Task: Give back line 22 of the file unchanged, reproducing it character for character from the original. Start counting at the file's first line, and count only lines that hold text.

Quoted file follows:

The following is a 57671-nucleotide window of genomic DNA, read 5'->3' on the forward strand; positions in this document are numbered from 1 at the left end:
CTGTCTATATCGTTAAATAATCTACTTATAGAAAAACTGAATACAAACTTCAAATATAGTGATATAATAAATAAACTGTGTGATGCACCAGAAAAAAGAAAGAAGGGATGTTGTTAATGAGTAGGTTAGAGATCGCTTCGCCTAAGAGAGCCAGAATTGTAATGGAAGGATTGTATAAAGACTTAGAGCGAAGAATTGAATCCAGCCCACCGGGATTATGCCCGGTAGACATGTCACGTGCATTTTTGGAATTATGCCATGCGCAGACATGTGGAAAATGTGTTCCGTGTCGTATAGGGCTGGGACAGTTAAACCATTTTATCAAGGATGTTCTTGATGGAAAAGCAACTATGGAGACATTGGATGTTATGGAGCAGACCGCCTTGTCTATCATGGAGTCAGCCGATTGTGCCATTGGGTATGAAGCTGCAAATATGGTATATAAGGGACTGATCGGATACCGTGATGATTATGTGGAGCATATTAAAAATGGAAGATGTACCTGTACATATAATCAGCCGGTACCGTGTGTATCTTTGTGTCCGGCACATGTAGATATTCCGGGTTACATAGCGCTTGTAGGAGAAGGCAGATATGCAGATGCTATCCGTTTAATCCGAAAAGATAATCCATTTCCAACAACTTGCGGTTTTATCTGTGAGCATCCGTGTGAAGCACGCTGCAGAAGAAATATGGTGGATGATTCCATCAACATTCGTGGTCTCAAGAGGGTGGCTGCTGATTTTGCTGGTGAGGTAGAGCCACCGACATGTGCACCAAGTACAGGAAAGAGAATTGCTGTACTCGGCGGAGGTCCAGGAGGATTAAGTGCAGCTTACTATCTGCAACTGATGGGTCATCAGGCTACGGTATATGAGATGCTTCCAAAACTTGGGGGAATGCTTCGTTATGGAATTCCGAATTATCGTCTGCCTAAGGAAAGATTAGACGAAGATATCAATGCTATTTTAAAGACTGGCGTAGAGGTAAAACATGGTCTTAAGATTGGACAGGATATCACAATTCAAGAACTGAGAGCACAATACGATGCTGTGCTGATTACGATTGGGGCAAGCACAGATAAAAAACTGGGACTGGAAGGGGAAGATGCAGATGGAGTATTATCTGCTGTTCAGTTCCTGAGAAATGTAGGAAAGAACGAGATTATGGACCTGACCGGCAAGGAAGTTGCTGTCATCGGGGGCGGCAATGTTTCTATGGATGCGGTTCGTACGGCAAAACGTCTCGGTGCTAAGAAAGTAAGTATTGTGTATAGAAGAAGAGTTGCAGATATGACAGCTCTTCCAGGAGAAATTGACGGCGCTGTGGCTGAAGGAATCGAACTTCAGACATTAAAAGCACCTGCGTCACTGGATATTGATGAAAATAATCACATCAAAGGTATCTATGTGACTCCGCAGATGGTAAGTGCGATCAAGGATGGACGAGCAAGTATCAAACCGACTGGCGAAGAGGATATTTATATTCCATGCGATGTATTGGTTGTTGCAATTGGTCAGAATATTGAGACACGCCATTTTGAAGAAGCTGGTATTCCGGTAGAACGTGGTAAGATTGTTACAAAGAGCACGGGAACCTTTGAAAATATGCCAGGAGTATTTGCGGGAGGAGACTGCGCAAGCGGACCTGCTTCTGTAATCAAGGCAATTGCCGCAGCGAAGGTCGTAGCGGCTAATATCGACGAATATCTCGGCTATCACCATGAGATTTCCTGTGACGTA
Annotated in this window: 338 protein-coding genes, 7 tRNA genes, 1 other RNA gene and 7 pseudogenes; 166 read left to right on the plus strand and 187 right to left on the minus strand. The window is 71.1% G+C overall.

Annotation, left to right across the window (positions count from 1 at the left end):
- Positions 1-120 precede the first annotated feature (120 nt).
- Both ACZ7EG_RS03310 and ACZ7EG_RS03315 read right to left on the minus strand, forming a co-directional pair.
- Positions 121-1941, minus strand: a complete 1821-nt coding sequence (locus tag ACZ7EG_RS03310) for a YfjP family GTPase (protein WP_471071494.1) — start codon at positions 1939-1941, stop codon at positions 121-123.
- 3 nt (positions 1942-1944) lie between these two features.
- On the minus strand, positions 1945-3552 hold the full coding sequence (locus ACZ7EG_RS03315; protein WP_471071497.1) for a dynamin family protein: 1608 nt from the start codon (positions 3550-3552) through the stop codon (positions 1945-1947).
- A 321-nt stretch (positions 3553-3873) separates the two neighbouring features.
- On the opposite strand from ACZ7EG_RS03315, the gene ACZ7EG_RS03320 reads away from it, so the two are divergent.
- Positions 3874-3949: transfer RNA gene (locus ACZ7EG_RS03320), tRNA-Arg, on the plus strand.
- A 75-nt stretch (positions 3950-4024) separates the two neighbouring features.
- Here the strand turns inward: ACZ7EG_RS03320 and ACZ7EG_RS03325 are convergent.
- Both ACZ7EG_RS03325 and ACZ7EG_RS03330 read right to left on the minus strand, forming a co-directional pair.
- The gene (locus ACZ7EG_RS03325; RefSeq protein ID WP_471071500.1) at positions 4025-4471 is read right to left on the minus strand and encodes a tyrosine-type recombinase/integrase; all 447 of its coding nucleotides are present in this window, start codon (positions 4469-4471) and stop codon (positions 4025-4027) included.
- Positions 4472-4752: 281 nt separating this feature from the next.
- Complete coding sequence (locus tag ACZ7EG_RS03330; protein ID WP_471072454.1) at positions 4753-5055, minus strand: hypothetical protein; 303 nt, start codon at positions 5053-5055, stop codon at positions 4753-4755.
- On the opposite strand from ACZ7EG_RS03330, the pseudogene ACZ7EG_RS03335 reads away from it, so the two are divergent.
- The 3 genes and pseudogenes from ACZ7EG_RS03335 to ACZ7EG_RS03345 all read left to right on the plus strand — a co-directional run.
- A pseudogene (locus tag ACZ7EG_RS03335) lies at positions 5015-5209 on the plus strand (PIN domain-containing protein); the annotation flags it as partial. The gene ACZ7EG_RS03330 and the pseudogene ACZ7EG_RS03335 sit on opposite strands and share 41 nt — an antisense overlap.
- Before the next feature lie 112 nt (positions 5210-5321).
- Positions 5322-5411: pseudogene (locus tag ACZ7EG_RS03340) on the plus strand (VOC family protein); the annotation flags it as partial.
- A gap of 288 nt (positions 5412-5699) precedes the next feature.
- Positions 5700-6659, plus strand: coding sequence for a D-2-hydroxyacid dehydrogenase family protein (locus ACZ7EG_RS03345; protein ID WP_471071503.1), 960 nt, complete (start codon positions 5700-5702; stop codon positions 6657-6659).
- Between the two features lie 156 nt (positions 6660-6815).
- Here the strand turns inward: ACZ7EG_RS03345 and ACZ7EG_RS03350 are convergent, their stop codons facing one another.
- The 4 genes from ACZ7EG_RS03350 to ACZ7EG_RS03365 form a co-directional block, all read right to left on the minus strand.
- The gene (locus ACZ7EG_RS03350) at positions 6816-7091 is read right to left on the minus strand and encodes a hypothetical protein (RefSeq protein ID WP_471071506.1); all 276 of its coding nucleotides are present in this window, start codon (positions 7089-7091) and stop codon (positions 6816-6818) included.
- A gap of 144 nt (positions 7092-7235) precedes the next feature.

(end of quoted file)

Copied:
- Before the next feature lie 112 nt (positions 5210-5321).